Abolitionists slam Liberia’s death penalty at African human rights review

By Rescue Alternatives Liberia (RAL), on 23 May 2014

Liberia was reviewed from 3 May, 2014. Acting Justice Minister Witonia Dixon-Barnes and two government officials replied to 120 questions submitted before the meeting in a report painting a positive picture of human rights in Liberia, including on the issue of the death penalty.
RAL and the Liberia Coalition for Human Rights Defenders (LICHRD) participated through a submission prepared with support from the International Service for Human Rights. The shadow report included criticism of the government report and questions on the death penalty: “Despite advocacy and lobbying with the National Legislature and other relevant government institutions by Rescue Alternatives Liberia, in collaboration with other civil society organizations, for the repeal of the 2008 law that allows the death penalty, practical action is yet to be taken by the government of Liberia that will lead to its abolition,” the submission read. “Courts in Liberia are still sentencing people to death although no one has been executed. Presently there is a moratorium placed on the death penalty but there is a need for the urgent repeal of death penalty in the country.”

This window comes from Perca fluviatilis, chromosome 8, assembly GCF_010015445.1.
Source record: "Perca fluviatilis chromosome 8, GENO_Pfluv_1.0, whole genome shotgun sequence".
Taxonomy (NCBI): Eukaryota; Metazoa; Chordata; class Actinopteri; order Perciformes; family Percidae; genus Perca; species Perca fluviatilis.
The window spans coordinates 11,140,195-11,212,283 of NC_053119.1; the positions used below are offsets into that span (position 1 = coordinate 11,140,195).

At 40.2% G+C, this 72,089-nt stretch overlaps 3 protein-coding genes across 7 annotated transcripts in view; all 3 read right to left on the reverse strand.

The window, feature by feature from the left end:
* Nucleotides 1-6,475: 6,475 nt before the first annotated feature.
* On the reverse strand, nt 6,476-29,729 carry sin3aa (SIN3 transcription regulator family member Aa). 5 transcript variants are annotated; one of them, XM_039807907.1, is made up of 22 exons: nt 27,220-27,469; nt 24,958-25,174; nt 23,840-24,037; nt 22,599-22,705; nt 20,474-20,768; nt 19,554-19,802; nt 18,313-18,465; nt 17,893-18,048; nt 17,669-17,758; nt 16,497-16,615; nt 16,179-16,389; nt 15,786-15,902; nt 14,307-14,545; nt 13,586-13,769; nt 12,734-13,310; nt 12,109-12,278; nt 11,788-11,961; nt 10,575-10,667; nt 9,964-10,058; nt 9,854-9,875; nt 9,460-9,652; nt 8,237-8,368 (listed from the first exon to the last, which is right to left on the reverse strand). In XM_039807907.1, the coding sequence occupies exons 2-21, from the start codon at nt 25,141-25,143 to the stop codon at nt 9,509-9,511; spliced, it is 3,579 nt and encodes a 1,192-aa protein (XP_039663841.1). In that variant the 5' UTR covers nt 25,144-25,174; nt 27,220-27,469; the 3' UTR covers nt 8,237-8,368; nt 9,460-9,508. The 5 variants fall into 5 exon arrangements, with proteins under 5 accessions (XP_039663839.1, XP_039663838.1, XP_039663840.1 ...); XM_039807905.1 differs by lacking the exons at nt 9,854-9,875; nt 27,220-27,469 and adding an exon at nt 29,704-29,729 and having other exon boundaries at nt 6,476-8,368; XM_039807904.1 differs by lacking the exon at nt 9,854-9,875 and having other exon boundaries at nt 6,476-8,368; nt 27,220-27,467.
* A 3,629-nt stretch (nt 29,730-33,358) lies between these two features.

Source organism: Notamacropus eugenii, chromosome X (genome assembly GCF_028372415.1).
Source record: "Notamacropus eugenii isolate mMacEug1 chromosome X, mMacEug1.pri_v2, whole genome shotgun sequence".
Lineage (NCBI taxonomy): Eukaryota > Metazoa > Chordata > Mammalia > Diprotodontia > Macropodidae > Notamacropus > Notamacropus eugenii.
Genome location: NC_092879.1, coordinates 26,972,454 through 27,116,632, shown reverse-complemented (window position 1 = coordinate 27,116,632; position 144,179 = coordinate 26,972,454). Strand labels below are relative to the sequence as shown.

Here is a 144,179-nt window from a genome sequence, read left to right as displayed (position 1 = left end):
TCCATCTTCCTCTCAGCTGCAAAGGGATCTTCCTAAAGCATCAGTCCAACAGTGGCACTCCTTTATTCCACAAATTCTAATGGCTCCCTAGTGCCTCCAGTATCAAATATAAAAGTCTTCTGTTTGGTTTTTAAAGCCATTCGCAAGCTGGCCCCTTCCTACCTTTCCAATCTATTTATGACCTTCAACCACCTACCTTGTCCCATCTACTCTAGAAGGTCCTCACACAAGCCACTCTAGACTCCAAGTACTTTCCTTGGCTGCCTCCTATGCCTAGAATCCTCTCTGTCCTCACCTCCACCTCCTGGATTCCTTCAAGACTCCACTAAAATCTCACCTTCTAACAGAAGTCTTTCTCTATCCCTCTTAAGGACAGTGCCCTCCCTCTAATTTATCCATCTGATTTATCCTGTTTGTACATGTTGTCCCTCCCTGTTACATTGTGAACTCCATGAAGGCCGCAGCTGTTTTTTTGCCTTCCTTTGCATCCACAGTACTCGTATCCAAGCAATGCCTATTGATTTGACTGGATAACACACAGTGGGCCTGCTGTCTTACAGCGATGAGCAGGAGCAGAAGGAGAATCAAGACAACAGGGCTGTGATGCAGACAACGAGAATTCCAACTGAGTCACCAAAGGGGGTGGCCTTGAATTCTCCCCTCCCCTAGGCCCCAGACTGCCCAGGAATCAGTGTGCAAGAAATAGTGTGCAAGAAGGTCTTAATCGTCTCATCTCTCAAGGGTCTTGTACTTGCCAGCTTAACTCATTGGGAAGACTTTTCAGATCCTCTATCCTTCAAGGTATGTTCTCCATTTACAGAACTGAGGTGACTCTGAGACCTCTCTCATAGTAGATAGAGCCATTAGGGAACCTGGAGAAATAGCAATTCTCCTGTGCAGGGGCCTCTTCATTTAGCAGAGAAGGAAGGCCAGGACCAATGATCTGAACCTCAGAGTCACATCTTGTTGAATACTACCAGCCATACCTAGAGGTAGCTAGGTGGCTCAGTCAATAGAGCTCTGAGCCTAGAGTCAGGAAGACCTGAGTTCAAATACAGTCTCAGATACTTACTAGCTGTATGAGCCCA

"Fast-track the repeal" of death penalty law

The Liberian NGOs’ recommendation was that “the Executive Branch of government should use its influence in the House of Legislature to fast track the repeal of the July 2008 law that allows use of the death penalty”.
In a statement on the death penalty in Africa, FIACAT and FIDH also highlighted the situation in Liberia, where the 2008 reinstatement of capital punishment violated the earlier adoption of the UN treaty on the definitive abolition of the death penalty.
“By ratifying the Second Optional Protocol to the International Pact on Civil and Political Rights in 2005, Liberia had taken a significant step illustrating the global and continental trend towards the abolition of the death penalty,” they said. “Yet the reinstatement of the death penalty for some crimes in 2008, including armed robbery, terrorism and hijacking, violated that major commitment of Liberia. Although no execution has taken place in the country since 2000, death sentences continue to be handed down. As Liberia reviews its Constitution, FIDH and FIACAT call on the country to seize this opportunity to abolish the death penalty for all crimes.”

Photo: ACHPR



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